Just a few weeks ago we chanted the Sh’ma for the 2nd time in our Torah cycle-considered to be the central statement of monotheistic belief. By its declaration alone, one would believe that the children of Israel were strictly monotheists. But not so fast. For one, there are ambiguities on how one translates the words of the Sh’ma themself. One rendering is "Hear, O Israel! Adonai is our God! Adonai is One!”
But those same words could also be translated as: "Hear, O Israel! Adonai is our God – Adonai alone." One must only consider the golden calf to know that our biblical forefathers were quick to replace the ineffable God with a shoddily put together bovine.
Or consider the Mi Chamocha as well, “Who is like you, Oh God among the gods who are worshipped?” (Exodus 15:11) Clearly the Israelites had experience with other gods in the incorporeal world even if primary focus (and in this case the praise) was that of Yud-hay-vav-hay-Adonai.
And the list doesn’t end there.
These admonitions must have meant it was problematic, as parents don’t usually threaten punishment to children not engaged in the bad behavior.
Now don’t get me wrong. Of course there are some who believe that Moses’s experience of God at the burning bush is the moment Monotheism becomes firmly embraced. But that is not the prevailing theory.
Others believe it is later-and occurs during the monastic period during the reigns of kings Hezekiah (715-687 BCE) and Josiah (640-609 BCE) who advocated for an exclusive worship of Y-H-V-H. But that’s monolatry, which is the worship of one god without denial of the existence of other gods, not monotheism.
Most scholars believe that the worship of YHVH exclusively doesn’t completely hold until the Persian period (539-333 BCE). They posit that it was our exiles during the destruction of the first and second temples which help the Israelites follow the influence of Deutero-Isaiah praising and thanking the One true God. By the way, the seven haftarot of comfort we read after Tisha B’av thru to Rosh Hashana are all attributed to this unknown author and we read the 4th in that series on Saturday.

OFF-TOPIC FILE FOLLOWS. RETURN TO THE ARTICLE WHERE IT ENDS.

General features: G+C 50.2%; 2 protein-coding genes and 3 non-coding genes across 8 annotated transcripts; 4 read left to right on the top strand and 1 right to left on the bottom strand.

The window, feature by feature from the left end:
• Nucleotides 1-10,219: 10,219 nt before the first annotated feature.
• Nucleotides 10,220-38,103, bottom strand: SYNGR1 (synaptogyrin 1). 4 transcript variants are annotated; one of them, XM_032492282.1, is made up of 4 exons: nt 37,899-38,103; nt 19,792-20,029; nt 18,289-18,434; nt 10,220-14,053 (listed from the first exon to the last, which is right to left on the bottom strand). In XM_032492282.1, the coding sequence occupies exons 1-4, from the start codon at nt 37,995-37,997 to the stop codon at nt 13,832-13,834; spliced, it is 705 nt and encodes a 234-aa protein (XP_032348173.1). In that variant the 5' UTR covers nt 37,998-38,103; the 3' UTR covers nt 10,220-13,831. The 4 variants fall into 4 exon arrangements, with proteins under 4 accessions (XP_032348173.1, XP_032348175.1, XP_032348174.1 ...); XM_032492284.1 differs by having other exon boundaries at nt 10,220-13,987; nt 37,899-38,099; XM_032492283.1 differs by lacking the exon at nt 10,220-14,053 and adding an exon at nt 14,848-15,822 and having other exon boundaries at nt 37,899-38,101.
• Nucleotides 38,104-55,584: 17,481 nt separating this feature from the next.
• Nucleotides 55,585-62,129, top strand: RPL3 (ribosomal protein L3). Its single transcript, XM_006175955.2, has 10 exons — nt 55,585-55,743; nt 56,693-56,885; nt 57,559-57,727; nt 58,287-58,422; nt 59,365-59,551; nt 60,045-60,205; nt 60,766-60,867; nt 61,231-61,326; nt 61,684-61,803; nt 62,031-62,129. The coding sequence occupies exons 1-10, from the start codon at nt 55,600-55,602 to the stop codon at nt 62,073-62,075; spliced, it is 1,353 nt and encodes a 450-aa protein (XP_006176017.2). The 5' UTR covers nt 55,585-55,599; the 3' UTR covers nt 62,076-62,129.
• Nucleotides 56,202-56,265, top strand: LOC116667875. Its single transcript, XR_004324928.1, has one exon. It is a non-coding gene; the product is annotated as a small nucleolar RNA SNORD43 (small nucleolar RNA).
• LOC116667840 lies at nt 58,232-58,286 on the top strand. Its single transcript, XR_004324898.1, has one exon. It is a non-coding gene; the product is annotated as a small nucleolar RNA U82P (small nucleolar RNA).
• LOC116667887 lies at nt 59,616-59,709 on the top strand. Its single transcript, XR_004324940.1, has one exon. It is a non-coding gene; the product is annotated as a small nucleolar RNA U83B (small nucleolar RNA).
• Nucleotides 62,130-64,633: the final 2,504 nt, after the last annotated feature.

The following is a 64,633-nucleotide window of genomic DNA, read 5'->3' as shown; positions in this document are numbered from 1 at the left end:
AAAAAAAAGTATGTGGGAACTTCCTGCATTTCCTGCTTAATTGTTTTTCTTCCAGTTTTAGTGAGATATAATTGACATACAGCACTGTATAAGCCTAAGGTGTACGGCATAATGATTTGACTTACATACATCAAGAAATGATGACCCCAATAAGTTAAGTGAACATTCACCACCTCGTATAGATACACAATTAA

But truthfully, when was that the end of our Idol practice? What of the idolatry that exists to this day?
I’m certainly not alone in my belief that money, power, and status have become a form of idolatry. Look at how we admire and try to emulate the Paris Hiltons of the world. Although I certainly don’t wish to pick on her alone, Ms. Hilton seems to be famous for being famous and not for the ways she gives back to the community, or feeds the hungry, or supports those struggling.
Perhaps Rabbi Michael Lotker puts it best: “If an alien came down to this planet and observed our culture, what would he/she/it conclude we worship. I can just imagine the report back to base. ‘The Earthling spends hours before the television god in silent rapture. The Earthling is almost constantly connected to his small idols by two wires joining his brain through the ears. He seems in a constant hypnotic trance while connected. The Earthling has a strange rite conducted in nature wherein he dresses strangely and chases the small ball god around acres and acres of land alternative hitting and caressing the oddly dimpled ball god in its journey from its small pedestal to its temporary burial ground in a small hole. The journey is often accompanied by a litany of both prayer and curses…’
If you find yourself caring more for the things made with human hands than for our fellow humans, this is indeed idol worship. If your focus is on stars (isn’t the TV show called “American Idol”) rather than the architect of the heavens and earth, this is indeed idolatry. How many more people know Phil Robertson whose claim to fame is calling ducks and insulting minorities on television than Norman Borlaug, an American biologist and humanitarian whose work resulted in the literal saving of more than a billion lives?”
The sad truth is that even with more, we can feel empty. And so we take comfort in our handywork-and not the work of our hands. As Isaiah 2:8 points out:
Their land is full of false Gods, of idols;
To the work of their own hands they bow down low,
To that which was fashioned by their fingers!
There is nothing wrong with “things”, as long as they remain just that. The challenge is when we believe that the possession will bring us happiness or security, or more consequentially, if those idols of objects and ideas keep us from the sacred work justice.
So what to do about it? Well, one way to start is to pick low hanging fruit. Last Friday at our Share Shabbat, we asked folks to bring non-perishable items for Care for Real. If you missed that Share Shabbat, we will be collecting non-perishables again at Yom Kippur. Or perhaps consider the Maot Chitim Food Packing and Delivering day on Sunday, August 29. There congregants will help this organization get out donations to the needy among us. Many thanks for Barry Glaser and Stephen Melamed for their leadership with this project. I’m grateful that the vast majority of us don’t know the pain of real hunger, and by supporting those who do in the struggle, we can make the words of the prophet true:
“I the LORD, in My grace, have summoned you, And I have grasped you by the hand. I created you, and appointed you A covenant people, a light of nations—
Opening eyes deprived of light, Rescuing prisoners from confinement, From the dungeon those who sit in darkness.” Isaiah 42:6-7
And then, and only then-by the pursuit of justice, we teach of the one God’s compassion and love, and become idol worshipers no more.
Michelle Drucker Friedman